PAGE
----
Our Mission

“…Go therefore and make disciples of all nations,

 

 

 

 

baptizing them in the name of the Father and of the Son and of the Holy Spirit, teaching them to observe all that I have commanded you. And behold, I am with you always, to the end of the age.”

Matthew 28:19-20 ESV
 
 

 

 
 
 
 
 
 
 
 
 
 
 
 
 
 
 
 
 
 
 
 
 
 
 
 
 
 
 
 

Please God

 
Our goal is to become more like Christ as we love God with our heart, soul, mind and strength and to love and minister to others.
 
Our desire is to be pleasing to God in our worship, in our families, in our work-place and in our community. We are called to be holy, which is wholly devoted to God 24/7.
 

Truth & Unity

 
We do not follow human creeds, catechisms, religious tradition or the teachings of men. These only divide people, instead of uniting them together in Jesus. We commit to studying and following the Bible only. The words and example of Jesus teach us how to have a right relationship with God and others.

 

Grow Together

 
Jesus came to “seek and save the lost” (Luke 19:10) and He has told us to go and do the same (Mark 16:15-16). In addition, we continue to teach and encourage spiritual growth in each person (Matthew 28:18-20) in order to present every person complete in Christ (Colossians 1:28), equipped to serve (Ephesians 4:11-16) and teach others about the love and grace of God.

Ministers

  

Jeremy Weekley

PULPIT MINISTER

weekley@wecoc.org

Billy Bearden

EDUCATION & INVOLVEMENT MINISTER

bearden@wecoc.org

Hector Cortez

SPANISH MINISTER

cortez@wecoc.org

Andrew Lopez
YOUTH MINISTER

lopez@wecoc.org

 
 
 
 
 
 
 
 
 
 
 
 
 
 
 
 
 
 
 

Elders

 

Mark Burroughs

 

Kevin Giles

 

Blake Graham

 

Brian Johnson

 

Geoff Johnson

 

Chuck McCallister 

 

Mark Newby

 

David Rollings

 

Erick Smith

 

Bob Waters

 

Michael White

 

Jim Worley

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Matthew 24

My thoughts today are heavy, but I think Jesus' heart was heavy when He originally spoke these words. They are meant to challenge us, so let them.

As Jesus and the apostles are sitting on the Mount of Olives, He looks over to the temple mount complex. He has just told them it won't be long when "there will not be left here one stone upon another that will not be thrown out." When they ask for an explanation, Jesus begins to share what must have been a horrifying account of the destruction of Jerusalem, which some of them will live to see (occurs in 70 A.D.). Their response is to ask when it will happen. To me, it sounds like they want to be prepared.

What would you do if someone told you that your house would burn down? Maybe they wouldn't be able to give you an exact date, but they could give you some clues that would narrow it down. Most of us would probably get busy preparing, wouldn't we? We would check things around the house that could potentially cause a fire, we would make sure we had an escape route planned, we would practice the escape route, and we would make sure to check our homeowner's policy. We would start preparing. Even if we were told we wouldn't be able to stop the fire from happening, we would do everything we could to ensure our loved ones would have a way to be safe.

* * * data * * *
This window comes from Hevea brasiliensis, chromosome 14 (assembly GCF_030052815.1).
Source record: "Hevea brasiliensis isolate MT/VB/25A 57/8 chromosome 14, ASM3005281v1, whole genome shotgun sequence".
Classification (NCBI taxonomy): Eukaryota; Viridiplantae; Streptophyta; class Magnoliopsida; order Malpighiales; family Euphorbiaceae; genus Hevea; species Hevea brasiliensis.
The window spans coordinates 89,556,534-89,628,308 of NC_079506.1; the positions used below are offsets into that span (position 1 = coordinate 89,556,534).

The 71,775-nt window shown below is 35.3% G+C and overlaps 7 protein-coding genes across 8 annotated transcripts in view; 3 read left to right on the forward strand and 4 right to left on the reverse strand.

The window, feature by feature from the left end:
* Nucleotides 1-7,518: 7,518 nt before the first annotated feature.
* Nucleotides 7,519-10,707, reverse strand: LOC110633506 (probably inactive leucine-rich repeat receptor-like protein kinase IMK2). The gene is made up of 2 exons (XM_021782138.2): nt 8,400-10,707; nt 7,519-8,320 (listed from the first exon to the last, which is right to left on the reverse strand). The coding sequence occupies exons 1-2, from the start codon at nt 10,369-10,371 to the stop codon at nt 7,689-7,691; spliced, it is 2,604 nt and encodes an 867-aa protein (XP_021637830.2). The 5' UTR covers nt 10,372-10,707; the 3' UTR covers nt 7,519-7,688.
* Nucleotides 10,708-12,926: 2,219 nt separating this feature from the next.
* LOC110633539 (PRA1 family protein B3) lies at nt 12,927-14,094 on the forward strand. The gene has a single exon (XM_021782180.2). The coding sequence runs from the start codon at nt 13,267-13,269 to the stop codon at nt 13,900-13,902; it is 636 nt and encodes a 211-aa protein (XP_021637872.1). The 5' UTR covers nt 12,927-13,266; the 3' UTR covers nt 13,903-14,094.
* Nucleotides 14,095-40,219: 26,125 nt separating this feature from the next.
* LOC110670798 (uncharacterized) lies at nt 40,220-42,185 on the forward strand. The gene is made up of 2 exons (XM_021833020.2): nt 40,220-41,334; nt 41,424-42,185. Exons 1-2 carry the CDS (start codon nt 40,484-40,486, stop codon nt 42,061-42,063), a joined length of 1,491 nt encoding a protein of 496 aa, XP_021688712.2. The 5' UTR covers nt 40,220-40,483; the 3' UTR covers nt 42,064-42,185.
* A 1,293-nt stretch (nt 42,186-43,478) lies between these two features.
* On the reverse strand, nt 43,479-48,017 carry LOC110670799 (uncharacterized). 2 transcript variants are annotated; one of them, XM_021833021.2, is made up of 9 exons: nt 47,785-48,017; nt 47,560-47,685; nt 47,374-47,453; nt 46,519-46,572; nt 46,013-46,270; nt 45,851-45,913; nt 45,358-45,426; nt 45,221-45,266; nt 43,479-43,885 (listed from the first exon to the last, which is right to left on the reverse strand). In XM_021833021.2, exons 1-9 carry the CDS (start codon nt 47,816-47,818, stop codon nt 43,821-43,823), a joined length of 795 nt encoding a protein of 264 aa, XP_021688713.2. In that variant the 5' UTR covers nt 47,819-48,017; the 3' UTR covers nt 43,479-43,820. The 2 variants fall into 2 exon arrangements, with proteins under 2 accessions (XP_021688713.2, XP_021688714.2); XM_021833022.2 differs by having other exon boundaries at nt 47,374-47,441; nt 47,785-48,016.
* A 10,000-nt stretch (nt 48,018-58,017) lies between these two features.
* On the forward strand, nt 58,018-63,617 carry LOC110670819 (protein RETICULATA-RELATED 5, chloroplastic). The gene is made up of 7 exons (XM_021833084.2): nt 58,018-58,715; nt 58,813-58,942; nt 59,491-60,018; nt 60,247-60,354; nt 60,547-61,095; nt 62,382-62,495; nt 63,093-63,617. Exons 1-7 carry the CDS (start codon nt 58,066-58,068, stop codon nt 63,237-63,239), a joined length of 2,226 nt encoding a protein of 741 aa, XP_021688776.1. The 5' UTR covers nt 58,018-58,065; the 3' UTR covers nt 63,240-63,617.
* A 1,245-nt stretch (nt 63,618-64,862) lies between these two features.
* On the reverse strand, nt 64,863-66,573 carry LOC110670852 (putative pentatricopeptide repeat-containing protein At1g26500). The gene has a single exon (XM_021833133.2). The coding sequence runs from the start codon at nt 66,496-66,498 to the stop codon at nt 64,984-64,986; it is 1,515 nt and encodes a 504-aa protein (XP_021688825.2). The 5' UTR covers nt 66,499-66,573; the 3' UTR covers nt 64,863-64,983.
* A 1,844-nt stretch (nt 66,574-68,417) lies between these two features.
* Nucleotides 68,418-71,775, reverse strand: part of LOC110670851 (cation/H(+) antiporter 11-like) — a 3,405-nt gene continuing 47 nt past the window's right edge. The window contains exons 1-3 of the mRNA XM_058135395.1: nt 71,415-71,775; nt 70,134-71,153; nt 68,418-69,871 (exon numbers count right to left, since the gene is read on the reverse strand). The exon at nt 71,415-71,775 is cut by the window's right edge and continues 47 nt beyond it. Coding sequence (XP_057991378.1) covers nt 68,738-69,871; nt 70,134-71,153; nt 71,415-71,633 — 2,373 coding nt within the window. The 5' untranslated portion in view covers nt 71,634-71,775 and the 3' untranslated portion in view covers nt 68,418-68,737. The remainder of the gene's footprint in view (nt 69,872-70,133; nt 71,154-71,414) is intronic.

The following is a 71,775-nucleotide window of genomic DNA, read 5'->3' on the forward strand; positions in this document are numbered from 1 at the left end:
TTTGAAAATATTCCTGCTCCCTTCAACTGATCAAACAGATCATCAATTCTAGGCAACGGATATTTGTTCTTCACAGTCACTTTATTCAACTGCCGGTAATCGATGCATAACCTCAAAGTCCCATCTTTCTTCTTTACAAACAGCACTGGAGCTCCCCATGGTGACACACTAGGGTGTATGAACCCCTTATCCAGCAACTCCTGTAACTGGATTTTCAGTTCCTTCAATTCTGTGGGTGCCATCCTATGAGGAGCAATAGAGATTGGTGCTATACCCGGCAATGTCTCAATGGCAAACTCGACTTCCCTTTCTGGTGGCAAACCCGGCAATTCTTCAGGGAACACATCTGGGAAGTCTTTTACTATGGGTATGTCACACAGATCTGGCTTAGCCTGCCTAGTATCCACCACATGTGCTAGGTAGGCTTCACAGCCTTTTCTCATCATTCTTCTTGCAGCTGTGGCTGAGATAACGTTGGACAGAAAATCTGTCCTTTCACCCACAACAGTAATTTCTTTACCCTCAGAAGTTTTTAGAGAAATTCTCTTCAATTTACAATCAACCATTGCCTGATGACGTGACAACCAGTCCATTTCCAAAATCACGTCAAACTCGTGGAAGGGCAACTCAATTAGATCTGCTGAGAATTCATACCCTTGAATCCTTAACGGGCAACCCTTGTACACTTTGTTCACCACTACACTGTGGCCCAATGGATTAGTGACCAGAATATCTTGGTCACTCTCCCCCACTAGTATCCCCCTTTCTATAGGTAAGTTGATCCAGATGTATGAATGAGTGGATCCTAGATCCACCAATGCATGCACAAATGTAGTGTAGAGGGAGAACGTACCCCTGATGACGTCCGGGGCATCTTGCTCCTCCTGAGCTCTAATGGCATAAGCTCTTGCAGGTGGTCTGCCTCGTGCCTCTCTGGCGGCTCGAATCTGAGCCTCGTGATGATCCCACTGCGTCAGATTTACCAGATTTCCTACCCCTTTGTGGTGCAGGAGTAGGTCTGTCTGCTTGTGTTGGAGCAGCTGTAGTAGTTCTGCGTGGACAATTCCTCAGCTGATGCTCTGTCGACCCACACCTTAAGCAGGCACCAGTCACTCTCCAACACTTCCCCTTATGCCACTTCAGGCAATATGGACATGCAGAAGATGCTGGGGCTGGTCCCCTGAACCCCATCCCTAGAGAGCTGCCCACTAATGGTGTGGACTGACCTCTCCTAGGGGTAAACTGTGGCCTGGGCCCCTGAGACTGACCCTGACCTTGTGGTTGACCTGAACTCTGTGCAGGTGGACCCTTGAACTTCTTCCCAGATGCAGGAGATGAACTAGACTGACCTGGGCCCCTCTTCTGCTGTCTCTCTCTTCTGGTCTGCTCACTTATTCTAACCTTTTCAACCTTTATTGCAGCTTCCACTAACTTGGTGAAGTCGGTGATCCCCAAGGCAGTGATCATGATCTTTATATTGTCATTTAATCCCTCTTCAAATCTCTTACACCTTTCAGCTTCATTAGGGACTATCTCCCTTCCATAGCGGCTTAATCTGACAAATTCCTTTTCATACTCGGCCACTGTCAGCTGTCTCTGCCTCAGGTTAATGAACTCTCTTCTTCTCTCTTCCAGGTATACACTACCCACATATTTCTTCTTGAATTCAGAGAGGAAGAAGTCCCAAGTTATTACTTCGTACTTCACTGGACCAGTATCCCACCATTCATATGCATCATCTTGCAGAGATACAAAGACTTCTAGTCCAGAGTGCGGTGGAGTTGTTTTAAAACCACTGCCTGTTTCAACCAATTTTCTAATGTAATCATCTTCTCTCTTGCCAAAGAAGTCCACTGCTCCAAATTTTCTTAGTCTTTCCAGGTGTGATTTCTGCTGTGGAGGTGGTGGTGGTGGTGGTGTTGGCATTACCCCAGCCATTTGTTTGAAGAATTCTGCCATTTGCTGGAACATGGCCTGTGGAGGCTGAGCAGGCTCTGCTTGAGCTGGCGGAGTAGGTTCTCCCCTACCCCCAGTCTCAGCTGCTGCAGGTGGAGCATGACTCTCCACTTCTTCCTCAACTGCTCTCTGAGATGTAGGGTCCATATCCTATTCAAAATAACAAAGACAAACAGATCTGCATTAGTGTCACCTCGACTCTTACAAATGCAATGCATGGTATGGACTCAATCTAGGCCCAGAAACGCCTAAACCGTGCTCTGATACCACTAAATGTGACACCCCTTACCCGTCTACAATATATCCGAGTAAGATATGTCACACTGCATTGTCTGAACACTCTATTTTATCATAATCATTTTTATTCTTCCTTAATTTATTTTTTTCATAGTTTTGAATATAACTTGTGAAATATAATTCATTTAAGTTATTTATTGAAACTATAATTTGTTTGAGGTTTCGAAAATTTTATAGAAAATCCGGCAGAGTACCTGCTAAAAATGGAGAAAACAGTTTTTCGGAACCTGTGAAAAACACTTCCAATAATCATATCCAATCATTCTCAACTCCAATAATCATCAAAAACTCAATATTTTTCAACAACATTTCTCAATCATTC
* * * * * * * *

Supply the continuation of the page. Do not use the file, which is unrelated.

Now, replace the picture of the house with your soul and the souls of your family members. Are we doing all that we can to prepare for an end that all of us will eventually face? Are you spending time in God's word daily to find the escape route from sin and eternal punishment? Are we making sure our loved ones are prepared?

At the end of chapter 24, it feels like Jesus is talking about something more than Jerusalem. It feels like He is talking about eternal judgment. The horrors Jesus depicts for the destruction of Jerusalem are nothing compared to what it will be like for those who face judgment unprepared. God's word offers hope even in the midst of destruction. God offers us a way of escape from the fear of death itself. While we can't know when our end will come, we can be prepared. Are you prepared?
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Matthew 23

Hypocrisy is the focus on the woes Jesus pronounces upon the scribes and Pharisees in chapter 23. Unfortunately, Christians are often accused of being hypocritical. Some of the accusations are warranted like they were for the religious leaders of the day. Still, some are baseless observations made by people who want to excuse themselves from living a life that is God-focused rather than self-focused.

Christians must pay attention to the actions and attitudes that Jesus says are characteristic of hypocrisy in this passage, however. No Christian wants (or intends) to be a hypocrite. In this passage, Jesus reminds us what hypocrisy looks like.